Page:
Happily, jumping to page 69 of my new SF novel, To Each This World, won’t spoil plot. It does a quick, useful introduction to two of my Human protagonists, Henry and Killian. Along with hints about Flip, who isn’t Human but has an abundance of freewill. Nice!

It’s the first time in the book where we see Killian. We’ve been in her head, experiencing the sort of problems that arise on your first day working with an alien—in crisis--but those passages are quick and intimate, without time to learn more about her. The entire book is that way. The points of view are tight, personal, and fully engaged with what’s happening—a choice some say is unusual in science fiction. That’s fine, so is this book. And Killian, Henry, and Flip.

This page is a good example. As Henry forms his opinion of Killian, you learn more about him than her. What he values in another person. What he trusts. What matters to him. He’s in charge, but his natural approach is collaboration, not command. As New Earth’s Arbiter, the one person who negotiates with the alien Kmet, this is a key part of his success thus far. As is compassion. Here it’s for Killian, through Flip’s help.

Readers will spot cues on this page of a far future setting with space travel but what are epitomes and oneirics? I’m pleased those terms appear without context or explanation. If you start from page 1, you’ll be up to speed, but it’s gratifying this peek doesn’t give too much away.

After all, there’s a mystery to solve. Thanks, page 69!
Visit Julie E. Czerneda's website.

The Page 69 Test: To Guard Against the Dark.

The Page 69 Test: The Gossamer Mage.

The Page 69 Test: Mirage.

Q&A with Julie E. Czerneda.

--Marshal Zeringue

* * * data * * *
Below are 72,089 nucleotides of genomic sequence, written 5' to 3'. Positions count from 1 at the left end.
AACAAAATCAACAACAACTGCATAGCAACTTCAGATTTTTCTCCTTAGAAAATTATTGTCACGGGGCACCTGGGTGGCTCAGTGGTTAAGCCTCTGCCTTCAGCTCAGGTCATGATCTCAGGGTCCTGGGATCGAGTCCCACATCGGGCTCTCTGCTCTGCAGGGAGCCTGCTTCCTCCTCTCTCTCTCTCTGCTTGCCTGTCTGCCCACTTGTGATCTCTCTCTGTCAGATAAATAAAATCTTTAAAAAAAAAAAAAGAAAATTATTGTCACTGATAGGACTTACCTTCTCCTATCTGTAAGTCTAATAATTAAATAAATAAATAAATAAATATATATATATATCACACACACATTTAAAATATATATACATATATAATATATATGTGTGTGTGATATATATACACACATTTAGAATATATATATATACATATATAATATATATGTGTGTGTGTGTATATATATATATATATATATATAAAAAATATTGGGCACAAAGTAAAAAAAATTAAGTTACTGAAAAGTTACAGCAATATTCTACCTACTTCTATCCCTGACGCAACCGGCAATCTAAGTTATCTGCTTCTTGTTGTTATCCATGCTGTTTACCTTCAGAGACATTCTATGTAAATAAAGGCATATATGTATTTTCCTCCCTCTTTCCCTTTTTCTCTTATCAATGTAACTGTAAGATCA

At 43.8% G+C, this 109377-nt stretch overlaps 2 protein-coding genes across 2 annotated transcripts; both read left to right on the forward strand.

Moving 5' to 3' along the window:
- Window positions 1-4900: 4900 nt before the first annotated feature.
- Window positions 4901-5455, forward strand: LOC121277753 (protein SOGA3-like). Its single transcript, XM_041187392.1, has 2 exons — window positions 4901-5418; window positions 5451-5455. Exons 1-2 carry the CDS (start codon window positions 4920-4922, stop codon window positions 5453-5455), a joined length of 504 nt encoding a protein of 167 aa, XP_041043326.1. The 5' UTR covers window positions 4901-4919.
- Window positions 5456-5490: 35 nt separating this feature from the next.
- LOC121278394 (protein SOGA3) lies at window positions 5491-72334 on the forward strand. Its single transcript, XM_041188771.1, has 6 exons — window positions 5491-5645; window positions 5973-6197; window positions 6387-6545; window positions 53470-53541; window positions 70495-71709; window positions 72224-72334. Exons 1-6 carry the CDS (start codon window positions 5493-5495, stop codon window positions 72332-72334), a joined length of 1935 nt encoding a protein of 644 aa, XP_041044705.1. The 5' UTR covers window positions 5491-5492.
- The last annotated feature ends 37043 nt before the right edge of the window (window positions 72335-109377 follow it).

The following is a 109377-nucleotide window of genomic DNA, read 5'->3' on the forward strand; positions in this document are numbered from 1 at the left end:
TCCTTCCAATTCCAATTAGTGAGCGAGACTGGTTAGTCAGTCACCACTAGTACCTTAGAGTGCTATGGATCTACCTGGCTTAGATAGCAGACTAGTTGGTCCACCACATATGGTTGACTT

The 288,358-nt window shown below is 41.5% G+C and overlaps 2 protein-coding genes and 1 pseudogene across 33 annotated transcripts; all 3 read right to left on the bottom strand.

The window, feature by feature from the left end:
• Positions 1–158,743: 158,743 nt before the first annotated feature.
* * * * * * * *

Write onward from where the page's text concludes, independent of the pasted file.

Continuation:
Tuesday, December 13, 2022


Christiane M. Andrews grew up in rural New Hampshire, Vermont, and Maine and still calls northern New England home. Her debut novel, Spindlefish and Stars, received starred reviews from Kirkus, Publishers Weekly, Bulletin of the Center for Children’s Books, and Booklist, and was named a Kirkus Best Book of 2020 and a Booklist Editors’ Choice for 2020. A longtime writing and literature instructor, Andrews lives with her husband and son and a small clutch of animals on an old New Hampshire hilltop farm.

She applied the Page 69 Test to her new novel, Wolfish, and reported the following:
On page 69, the reader finds Rae, one of the four central child characters of Wolfish, entering her home. She is mud-stained, her hair tangled and “full of seeds and stray insect wings.” Her adoptive shepherd mother, Ness, is concerned Rae has been wandering too far into the hills and fields, saying, “You should not stray so far away from the house. What would you do if you saw a wolf or a herd of boar and you were all alone?” Though Rae is certain she would be saved by her parents—“I would call for you and Mop!”—the aged Ness better understands the danger: “‘Do you see me’—Nessa gestured to her soft body—‘chasing down a bear to rescue you from its claws? Or do you see Mop—ah, here he comes!—fighting a horde of snarling boar to save you from their tusks?’”